Valley incision and the uplift of mountain peaks
When valleys are deepened, the reduced weight of the contintental mass
causes the landscape to float upward. (see Montgomery, D. R., Valley
Incision and the Uplift of Mountain Peaks, Journal of
Geophysical Research, v. 99, No. B7, p. 13,913-13,921, 1994.)
We are now looking at this effect in the the Olympic Mountains of northwest
Washington State, using automated processing of the current elevation, as
measured on a 30m lattice.
We cannot say how much surface has been eroded from above the present peaks,
but we can drape a surface over the present peaks and postulate that it is
a lower limit on the bulk of the original rock mass.
Algorithms were devised to select the area of analysis and to select elevation points on the edges and interior of the study area.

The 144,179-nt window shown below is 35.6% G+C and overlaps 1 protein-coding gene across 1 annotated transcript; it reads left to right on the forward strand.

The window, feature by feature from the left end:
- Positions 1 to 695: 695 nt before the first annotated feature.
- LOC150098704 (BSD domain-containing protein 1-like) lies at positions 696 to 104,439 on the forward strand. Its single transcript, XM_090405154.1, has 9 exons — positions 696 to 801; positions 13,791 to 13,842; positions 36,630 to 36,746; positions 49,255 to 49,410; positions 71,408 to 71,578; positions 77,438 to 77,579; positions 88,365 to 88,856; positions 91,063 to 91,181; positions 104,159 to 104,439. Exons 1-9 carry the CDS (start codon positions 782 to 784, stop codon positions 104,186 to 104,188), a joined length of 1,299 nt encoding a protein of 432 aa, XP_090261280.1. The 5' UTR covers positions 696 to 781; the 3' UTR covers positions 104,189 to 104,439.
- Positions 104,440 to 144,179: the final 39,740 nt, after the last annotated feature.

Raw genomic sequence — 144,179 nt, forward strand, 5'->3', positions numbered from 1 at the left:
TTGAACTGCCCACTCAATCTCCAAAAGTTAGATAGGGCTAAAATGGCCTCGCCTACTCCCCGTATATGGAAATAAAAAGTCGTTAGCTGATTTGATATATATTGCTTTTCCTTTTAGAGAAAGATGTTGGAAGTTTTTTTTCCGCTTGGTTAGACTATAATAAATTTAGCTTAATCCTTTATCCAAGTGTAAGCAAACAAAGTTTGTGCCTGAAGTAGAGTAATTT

As we varied to radius parameter, varying the number of peaks used to represent the mountains, our raw volumes varied as shown:
We chose a radius of 6.6 km, which yields the maximum raw volume of
However, a number of current peaks protrude above this TIN, moreso with this radius than with a smaller radius. We created a lattice of the difference,
and selected those points whcih were maxima (that is, maximum elvation
above the original TIN) within a radius of 2.4 km. This increased the mean
elevation of the study area from 1305 meters to 1364 meters. This surface
covers nearly all of the current landscape surface; the mean of the current
surface that protrudes above the valley surface averages to 121 mm.
Here is the slope distribution within 10km-square blocks.
All this appears in
Montgomery, D. R., and Greenberg, H. M., Local relief and the height of Mount Olympus,
Earth Surface Processes and Landforms, v. 25, p. 385-396, 2000.